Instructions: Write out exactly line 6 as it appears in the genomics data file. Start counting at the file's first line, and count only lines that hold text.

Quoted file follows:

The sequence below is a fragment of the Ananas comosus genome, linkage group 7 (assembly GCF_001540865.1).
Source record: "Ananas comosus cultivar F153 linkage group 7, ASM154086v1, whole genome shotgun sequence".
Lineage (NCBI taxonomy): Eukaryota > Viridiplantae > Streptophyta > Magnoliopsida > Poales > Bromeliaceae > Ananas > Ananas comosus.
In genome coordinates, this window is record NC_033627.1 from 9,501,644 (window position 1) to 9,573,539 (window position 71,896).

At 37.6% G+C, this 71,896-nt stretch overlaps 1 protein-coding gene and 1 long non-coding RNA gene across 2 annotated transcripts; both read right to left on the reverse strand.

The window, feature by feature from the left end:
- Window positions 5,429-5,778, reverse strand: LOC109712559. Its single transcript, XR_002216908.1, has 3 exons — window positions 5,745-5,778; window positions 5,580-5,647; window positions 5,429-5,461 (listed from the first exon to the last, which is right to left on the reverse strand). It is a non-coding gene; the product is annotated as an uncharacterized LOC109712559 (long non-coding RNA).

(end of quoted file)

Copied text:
The window, feature by feature from the left end: